The ICO Phenomenon is Hitting Healthcare

The ICO Phenomenon is Hitting Healthcare

ICOs (Initial Coin Offerings), a new form of fundraising using digital tokens, have become increasingly popular in the blockchain and crypto spheres. New tokens appear on exchanges each month and numerous startups are planning their own ICO. In June 2016 alone, over $600 million were raised by 36 companies, exceeding for the first time venture funding.

ICOs have been largely acclaimed by startups in the blockchain space mainly because they allow to raise funds in a faster and easier way than traditional IPOs. Moreover, ICOs don’t automatically give token holders ownership of the company which early stage startups usually fear. For the past couples of years, although the number of ICOs has raised exponentially, the trend has been very focused in the fintech and crypto-currency sectors.

Patientory, the first healthcare ICO raised $7.2M in 3 days

Healthcare’s first ICO company, Patientory, started its crowdsale on the 31s of May 2017, raising $7.2 million in just 3 days.

Patientory is a healthcare startup founded in December 2015 by Chrissa McFarlane as part of the 2016 inaugural class of the Boomtown HealthTech Accelerator in Boulder, Colorado. The company is focused on building a central depository for patient information. It uses blockchain technology to safely store and share patient records.

After the ACA (Affordable Care Act), all medical providers were mandated to use Electronic Health Records (EHR) instead of paper files. Many companies developed in the area, each providing a different type of HER system. However, the systems were unable to communicate with each other, create new silos of information.

The Patientory team aims to solve 3 well known challenges of the healthcare industry:

1. The industry lacks a central platform recording all the personal health information (PHI). Currently, medical data is stored and shared in silos. This creates a lack of interoperability and an uneven distribution of the data. Medical tests are therefore duplicated which leads to a considerable loss of time and money.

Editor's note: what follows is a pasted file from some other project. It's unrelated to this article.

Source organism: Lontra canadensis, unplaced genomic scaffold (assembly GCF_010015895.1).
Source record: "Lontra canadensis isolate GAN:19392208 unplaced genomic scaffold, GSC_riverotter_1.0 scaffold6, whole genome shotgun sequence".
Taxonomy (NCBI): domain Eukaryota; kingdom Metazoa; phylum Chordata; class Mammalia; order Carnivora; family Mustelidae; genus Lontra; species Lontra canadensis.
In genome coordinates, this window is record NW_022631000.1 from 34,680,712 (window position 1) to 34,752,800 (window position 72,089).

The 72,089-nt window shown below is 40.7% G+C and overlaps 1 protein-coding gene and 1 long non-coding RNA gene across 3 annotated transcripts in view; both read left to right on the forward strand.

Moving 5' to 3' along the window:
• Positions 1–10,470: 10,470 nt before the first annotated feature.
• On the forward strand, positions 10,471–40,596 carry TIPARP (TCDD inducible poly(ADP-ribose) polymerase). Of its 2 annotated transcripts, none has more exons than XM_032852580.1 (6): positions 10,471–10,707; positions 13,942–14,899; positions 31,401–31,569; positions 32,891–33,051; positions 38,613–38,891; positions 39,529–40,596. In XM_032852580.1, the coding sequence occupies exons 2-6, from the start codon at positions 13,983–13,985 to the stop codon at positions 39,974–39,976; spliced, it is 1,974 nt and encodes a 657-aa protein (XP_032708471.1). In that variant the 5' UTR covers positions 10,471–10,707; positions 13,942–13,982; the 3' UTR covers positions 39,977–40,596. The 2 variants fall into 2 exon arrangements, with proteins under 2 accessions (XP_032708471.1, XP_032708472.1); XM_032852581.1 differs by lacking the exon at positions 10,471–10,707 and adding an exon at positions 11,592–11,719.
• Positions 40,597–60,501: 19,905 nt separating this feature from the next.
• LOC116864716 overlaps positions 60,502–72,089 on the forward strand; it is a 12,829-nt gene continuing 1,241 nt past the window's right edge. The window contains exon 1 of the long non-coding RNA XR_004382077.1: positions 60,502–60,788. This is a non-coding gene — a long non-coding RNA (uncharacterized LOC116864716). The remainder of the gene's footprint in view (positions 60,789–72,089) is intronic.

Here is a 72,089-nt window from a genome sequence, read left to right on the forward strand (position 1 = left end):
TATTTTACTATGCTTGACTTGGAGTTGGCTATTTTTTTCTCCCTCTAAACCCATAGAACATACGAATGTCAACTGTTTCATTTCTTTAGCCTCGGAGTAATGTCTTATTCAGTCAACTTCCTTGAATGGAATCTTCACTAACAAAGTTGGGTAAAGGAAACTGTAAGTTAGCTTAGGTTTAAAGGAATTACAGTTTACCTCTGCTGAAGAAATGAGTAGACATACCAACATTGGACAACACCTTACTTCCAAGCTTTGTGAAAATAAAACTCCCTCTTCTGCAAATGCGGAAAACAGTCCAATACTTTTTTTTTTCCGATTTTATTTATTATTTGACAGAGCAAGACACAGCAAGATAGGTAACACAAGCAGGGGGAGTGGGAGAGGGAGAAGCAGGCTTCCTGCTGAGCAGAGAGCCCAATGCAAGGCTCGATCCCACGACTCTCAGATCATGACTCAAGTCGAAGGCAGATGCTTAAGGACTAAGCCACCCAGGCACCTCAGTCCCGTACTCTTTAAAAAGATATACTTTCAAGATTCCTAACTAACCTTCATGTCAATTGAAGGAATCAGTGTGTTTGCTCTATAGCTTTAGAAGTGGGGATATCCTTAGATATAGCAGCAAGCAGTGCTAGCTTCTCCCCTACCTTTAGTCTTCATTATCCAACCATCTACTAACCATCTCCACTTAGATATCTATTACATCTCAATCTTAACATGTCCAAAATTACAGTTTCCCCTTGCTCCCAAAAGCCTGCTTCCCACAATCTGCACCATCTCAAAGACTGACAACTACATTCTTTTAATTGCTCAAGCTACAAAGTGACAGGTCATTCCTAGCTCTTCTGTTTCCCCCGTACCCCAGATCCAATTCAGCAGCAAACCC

2. Patient do not have control over their PHI. This means that they are unable to decide with whom they will share their information. This leads to a misuse of medical records and to information circulating without the patient’s consent.

3. Given the increasing number of data breaches, IT systems are unable to safely and securely store medical records.

Using blockchain technology, data can be collected and shared among the medical community while insuring patient consent. Access to the information would be made easier though a centralized platform, therefore improving care coordination. Finally, Patientory will make the most out of the information it gathers with machine learning and AI techniques that support doctors in making informed decisions.

The PTOY Token: a new way of storing EHRs 

Today, the Patientory token has a market capitalization of $22 million and it can be traded on Bittrex, TokenMarket, HitBTC, and ICObazaar. Its usage is summarized in the company’s whitepaper: “The primary usage of the token is to regulate network storage allocation, health care quality measures and revenue payment cycles. Patients are given an allotted amount of space to store information for free on the Patientory network.

PTOY allows them to purchase extra storage space from nodes set up in hospitals systems. PTOY can be purchased via the plat- form or an exchange. Healthcare organizations use PTOY in this instance as well.” Moreover, the token can also be used as a payment method through smart contracts with insurance companies.

Patientory has a PTOY supply of 100,000,000 tokens from which 70,000,000 were sold during the crowdsale to 1,728 purchasers worldwide. The purchasers were mainly from the US, Russia, Asia and the UK, where the recent ransomware attacks convinced people to invest in more secure ways of storing patient data. From the 30,000,000 remaining tokens, 10% is allocated to the team and 20% is for research and development.

Patientory CEO, Chrissa McFarlane sees ICOs as a way to gain early supports as only token owners can access the platform. Moreover, as crypto-currencies can gain value over time, the PTOY token can also be an asset for purchasers that they can trade. “We were able to give our purchasers a roadmap of what we were going to do with the funds we raised. As we meet those milestones, we’re able to receive more funds held by the company for execution and product development.” McFarlane said.

ICOs in healthcare are here to stay. Bowhead Health, a company presented in my previous article ( // is another healthcare startup running an ICO from July 17 to August 31, 2017. They are creating a token that allows patients to control their medical data and share it with the medical community.

Compared to the number of ICOs in other industries, health is still at the very beginning but the potential is enormous given the funds raised by digital health startups though traditional funding methods.

ICOs could finally be a way “to move away from the fee-for-service model to the current value-based model” – Patientory Whitepaper.

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